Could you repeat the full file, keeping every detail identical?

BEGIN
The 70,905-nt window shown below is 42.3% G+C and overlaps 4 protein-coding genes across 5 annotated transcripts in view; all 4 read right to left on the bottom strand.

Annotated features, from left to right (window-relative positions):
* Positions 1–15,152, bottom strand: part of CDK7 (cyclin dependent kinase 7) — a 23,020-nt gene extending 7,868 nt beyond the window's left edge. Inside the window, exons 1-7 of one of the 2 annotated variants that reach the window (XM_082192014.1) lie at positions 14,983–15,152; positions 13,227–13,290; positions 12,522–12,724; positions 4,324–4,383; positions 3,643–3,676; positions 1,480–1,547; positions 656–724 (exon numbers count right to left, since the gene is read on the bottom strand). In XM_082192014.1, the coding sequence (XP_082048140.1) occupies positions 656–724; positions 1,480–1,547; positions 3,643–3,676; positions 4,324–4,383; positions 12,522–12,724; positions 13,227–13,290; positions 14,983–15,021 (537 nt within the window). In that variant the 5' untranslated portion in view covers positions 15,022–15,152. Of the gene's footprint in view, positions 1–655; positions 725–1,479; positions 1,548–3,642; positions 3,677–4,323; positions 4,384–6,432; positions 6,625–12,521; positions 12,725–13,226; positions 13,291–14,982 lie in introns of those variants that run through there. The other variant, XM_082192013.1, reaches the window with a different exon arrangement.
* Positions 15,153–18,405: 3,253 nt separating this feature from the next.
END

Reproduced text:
The 70,905-nt window shown below is 42.3% G+C and overlaps 4 protein-coding genes across 5 annotated transcripts in view; all 4 read right to left on the bottom strand.

Annotated features, from left to right (window-relative positions):
* Positions 1–15,152, bottom strand: part of CDK7 (cyclin dependent kinase 7) — a 23,020-nt gene extending 7,868 nt beyond the window's left edge. Inside the window, exons 1-7 of one of the 2 annotated variants that reach the window (XM_082192014.1) lie at positions 14,983–15,152; positions 13,227–13,290; positions 12,522–12,724; positions 4,324–4,383; positions 3,643–3,676; positions 1,480–1,547; positions 656–724 (exon numbers count right to left, since the gene is read on the bottom strand). In XM_082192014.1, the coding sequence (XP_082048140.1) occupies positions 656–724; positions 1,480–1,547; positions 3,643–3,676; positions 4,324–4,383; positions 12,522–12,724; positions 13,227–13,290; positions 14,983–15,021 (537 nt within the window). In that variant the 5' untranslated portion in view covers positions 15,022–15,152. Of the gene's footprint in view, positions 1–655; positions 725–1,479; positions 1,548–3,642; positions 3,677–4,323; positions 4,384–6,432; positions 6,625–12,521; positions 12,725–13,226; positions 13,291–14,982 lie in introns of those variants that run through there. The other variant, XM_082192013.1, reaches the window with a different exon arrangement.
* Positions 15,153–18,405: 3,253 nt separating this feature from the next.